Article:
When you misclassify your team members, especially if you classify someone as a contractor when they should be an employee, that individual is missing out on benefits they’re entitled to. This includes minimum wage, paid leave and vacations, retirement, and paid maternity and paternity leave, among others. This is the most common type of misclassification. The penalties for it are severe (and you’ll damage your company’s reputation, to boot).
If the HMRC discovers you’ve misclassified an employee as a contractor, that individual will immediately become entitled to all the benefits and protections they should have received as an employee for the entire time they’ve been working for you. So, you’ll have to pay for the time off they should have been getting, the National Insurance and payroll taxes you should have been taking out of their paychecks, and so on. As you can imagine, misclassification is downright expensive.
If you’d like to know just how costly misclassification can be, just ask Uber: In 2021, the UK Supreme Court fined the company nearly 1 billion GBP for misclassifying its workers as independent contractors.
Furthermore, you can expect the HMRC to enforce its regulations if you’re discovered to have been misclassifying employees. And, if it turns out you’ve been doing it willfully and knowingly, you could face criminal prosecution and jail time.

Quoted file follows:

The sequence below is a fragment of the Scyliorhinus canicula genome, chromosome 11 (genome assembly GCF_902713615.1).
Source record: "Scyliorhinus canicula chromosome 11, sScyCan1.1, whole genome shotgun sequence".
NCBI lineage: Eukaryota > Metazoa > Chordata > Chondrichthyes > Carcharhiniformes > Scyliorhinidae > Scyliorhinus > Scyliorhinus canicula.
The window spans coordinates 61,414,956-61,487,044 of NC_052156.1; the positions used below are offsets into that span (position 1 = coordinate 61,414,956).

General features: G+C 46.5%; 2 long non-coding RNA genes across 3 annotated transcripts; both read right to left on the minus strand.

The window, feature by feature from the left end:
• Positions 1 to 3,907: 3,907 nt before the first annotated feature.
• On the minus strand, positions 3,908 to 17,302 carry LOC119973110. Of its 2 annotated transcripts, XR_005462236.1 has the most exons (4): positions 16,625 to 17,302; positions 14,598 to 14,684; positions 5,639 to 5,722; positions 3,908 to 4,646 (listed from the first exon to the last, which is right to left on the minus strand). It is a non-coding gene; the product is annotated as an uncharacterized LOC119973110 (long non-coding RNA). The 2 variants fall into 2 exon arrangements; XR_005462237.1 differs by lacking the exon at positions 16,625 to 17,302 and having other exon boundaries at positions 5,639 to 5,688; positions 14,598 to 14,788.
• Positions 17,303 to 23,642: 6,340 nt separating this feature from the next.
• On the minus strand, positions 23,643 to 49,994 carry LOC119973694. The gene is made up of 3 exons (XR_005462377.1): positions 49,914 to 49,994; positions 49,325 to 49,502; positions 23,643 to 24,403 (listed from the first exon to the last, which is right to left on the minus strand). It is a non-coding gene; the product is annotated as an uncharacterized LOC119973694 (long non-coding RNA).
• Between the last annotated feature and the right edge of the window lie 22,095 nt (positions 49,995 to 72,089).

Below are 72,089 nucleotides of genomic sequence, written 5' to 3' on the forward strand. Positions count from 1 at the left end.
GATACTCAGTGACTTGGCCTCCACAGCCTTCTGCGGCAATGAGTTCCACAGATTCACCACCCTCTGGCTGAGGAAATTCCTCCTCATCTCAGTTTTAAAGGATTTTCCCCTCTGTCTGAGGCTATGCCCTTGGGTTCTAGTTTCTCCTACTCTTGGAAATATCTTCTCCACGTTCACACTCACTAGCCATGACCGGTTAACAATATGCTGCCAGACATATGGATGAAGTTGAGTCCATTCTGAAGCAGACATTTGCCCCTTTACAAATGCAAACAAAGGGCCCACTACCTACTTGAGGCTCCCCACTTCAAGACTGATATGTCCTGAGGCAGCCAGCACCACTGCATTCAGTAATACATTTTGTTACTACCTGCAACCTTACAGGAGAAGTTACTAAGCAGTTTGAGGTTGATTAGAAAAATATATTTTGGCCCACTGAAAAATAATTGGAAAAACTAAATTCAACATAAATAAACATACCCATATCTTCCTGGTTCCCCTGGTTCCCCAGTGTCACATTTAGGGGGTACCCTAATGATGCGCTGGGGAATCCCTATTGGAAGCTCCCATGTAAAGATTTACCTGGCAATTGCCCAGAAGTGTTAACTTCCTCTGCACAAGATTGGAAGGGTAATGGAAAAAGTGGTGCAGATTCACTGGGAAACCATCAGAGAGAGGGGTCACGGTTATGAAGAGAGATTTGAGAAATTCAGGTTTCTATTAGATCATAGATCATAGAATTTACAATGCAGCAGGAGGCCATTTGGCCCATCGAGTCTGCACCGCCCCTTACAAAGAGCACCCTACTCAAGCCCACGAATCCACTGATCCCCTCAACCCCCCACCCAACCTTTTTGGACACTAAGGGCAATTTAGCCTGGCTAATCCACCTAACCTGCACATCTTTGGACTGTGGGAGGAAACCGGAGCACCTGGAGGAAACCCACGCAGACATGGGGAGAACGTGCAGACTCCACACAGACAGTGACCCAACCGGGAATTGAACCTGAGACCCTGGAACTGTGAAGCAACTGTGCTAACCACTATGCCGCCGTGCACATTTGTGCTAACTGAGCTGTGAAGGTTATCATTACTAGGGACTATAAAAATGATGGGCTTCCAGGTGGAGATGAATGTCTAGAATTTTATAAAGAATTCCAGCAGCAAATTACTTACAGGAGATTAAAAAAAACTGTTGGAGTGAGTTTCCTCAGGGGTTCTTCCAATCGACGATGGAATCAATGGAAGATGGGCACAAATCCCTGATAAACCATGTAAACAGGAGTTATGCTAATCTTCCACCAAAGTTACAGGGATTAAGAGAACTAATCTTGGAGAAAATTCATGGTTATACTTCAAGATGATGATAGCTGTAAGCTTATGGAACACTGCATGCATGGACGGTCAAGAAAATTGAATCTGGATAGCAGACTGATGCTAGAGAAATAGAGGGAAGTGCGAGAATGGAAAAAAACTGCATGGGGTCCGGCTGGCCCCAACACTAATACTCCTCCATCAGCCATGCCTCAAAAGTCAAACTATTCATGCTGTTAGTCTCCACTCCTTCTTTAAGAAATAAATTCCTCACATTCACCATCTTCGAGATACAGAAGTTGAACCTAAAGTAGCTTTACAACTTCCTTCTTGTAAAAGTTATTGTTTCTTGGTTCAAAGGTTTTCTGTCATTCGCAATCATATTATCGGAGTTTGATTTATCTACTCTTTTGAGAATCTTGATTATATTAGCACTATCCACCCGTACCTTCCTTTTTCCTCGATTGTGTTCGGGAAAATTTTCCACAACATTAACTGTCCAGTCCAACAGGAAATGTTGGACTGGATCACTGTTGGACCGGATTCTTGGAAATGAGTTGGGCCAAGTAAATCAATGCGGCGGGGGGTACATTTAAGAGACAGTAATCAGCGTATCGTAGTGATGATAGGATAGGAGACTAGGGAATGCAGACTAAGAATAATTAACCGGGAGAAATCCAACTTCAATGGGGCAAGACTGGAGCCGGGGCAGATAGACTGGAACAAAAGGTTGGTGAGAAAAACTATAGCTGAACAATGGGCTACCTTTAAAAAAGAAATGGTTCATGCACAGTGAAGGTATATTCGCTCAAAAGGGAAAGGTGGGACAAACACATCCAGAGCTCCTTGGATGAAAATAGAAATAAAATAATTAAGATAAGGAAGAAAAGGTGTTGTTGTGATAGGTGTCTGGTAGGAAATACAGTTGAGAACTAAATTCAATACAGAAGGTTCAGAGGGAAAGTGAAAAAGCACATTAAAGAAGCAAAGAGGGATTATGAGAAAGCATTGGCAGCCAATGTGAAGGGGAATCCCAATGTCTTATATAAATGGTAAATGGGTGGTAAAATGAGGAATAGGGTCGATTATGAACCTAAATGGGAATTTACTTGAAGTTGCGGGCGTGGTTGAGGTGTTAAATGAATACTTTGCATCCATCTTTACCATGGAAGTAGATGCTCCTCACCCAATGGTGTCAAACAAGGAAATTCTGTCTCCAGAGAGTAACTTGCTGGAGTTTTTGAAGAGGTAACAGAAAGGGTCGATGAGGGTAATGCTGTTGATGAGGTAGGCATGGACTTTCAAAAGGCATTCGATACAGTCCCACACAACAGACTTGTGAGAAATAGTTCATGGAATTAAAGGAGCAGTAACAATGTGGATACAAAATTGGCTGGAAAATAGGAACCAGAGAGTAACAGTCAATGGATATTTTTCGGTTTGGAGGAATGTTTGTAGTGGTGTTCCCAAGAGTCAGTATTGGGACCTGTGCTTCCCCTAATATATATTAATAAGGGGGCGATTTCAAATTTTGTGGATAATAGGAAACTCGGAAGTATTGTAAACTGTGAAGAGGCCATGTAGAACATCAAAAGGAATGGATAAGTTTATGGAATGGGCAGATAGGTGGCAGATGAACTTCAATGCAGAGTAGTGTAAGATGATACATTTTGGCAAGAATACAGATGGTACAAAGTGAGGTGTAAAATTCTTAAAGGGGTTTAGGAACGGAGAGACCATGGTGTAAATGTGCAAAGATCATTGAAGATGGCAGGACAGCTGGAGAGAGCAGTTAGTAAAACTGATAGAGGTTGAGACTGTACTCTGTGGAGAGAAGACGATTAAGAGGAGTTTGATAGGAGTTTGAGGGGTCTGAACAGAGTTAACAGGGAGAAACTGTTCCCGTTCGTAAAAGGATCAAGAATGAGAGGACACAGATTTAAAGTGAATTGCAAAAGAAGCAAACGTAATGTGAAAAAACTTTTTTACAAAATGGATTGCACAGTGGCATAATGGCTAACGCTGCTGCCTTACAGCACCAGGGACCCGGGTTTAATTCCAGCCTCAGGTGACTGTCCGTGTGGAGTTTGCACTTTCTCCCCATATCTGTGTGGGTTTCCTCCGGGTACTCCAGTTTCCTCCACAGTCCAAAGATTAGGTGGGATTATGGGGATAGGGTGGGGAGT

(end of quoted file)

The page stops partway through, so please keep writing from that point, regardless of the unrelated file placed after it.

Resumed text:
The bottom line? Classify your employees, workers, and independent contractors correctly.
Hire and pay contractors and employees in the UK with Rippling—quickly and compliantly
Running a global workforce is hard work—especially when it comes to understanding and complying with local labor laws.
- With Rippling, you can onboard and pay contractors in the UK in a single system with localized onboarding, flexible payments in local currency or USD, and country-specific consulting agreement templates.
- You can also hire full-time employees in the UK through a Rippling entity. Rippling provides benefits, ensures compliance, and handles employee events like leave, performance management, and terminations.
Rippling and its affiliates do not provide tax, legal or accounting advice. This material has been prepared for informational purposes only, and is not intended to provide, and should not be relied on for tax, legal, or accounting advice. You should consult your own tax, legal, and accounting advisors before engaging in any related activities or transactions.